The rich spend a much smaller proportion of their incomes than the rest of us. So when they get a disproportionate share of total income, the economy is robbed of the demand it needs to keep growing and creating jobs.

What’s more, the rich don’t necessarily invest their earnings and savings in the American economy; they send them anywhere around the globe where they’ll summon the highest returns...

THE Great Depression and its aftermath demonstrate that there is only one way back to full recovery: through more widely shared prosperity. In the 1930s, the American economy was completely restructured. New Deal measures — Social Security, a 40-hour work week with time-and-a-half overtime, unemployment insurance, the right to form unions and bargain collectively, the minimum wage — leveled the playing field...

Policies that generate more widely shared prosperity lead to stronger and more sustainable economic growth — and that’s good for everyone. The rich are better off with a smaller percentage of a fast-growing economy than a larger share of an economy that’s barely moving. That’s the Labor Day lesson we learned decades ago; until we remember it again, we’ll be stuck in the Great Recession.


Until the political parties controlling this country can agree on the root cause of our economic doldrums I don't see how our government can do much to help the job situation. It is absurd that one party's cure for what ails us is to increase the national debt by continuing tax cuts for some of the wealthiest people in the world while selling themselves as champions of the middle class. It is equally absurd that the opposing party isn't capable of standing up to special interests and truly be the champion of the middle class.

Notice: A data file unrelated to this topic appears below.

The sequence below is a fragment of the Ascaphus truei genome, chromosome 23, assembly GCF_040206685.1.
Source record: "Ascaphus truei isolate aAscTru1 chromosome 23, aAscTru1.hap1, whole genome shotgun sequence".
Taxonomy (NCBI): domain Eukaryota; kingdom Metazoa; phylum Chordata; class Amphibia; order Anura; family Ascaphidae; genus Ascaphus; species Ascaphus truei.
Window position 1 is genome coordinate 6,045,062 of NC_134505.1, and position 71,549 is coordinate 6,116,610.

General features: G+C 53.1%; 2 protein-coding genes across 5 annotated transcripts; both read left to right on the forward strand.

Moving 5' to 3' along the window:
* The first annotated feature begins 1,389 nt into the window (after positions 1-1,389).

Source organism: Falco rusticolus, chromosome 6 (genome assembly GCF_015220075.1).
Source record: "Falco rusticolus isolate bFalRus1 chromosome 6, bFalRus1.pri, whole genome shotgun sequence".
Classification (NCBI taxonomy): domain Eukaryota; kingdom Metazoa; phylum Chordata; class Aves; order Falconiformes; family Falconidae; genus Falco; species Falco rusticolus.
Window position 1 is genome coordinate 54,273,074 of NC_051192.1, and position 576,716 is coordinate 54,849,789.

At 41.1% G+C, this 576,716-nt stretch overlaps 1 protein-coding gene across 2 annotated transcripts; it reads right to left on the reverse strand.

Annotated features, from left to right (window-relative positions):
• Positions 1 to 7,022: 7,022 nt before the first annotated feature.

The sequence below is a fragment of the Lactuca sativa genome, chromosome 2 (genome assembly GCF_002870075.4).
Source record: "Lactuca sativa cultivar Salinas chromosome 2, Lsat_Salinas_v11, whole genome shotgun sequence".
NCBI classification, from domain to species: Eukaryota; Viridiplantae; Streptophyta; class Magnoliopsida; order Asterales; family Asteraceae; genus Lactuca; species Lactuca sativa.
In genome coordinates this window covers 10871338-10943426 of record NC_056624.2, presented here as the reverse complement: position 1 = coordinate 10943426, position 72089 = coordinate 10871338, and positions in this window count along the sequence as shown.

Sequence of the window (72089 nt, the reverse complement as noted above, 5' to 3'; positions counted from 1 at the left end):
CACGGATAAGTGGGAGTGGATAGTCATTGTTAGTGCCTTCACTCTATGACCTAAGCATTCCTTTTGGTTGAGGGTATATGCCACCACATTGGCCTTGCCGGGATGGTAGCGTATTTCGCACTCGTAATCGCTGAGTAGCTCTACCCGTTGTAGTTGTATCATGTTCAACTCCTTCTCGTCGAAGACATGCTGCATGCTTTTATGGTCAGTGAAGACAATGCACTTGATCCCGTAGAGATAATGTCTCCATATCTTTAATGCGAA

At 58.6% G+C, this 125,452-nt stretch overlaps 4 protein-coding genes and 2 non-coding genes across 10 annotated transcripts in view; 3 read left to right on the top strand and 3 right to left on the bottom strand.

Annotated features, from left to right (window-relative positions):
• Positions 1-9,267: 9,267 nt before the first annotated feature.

Friday, August 27, 2010

Hearing and Vision Problems

By Keith R. Schmitz

Put the GOP in control of Congress and what will America get for their troubles? Hearings.

We are in the depths of the worst economy in over 70 years and the out party sees the solution as witch trials, but that's what you get from a group that is as comfortable with government as they would be in a steel wool sweater. For good measure throw in their chronic problem with acting out and rational perspective.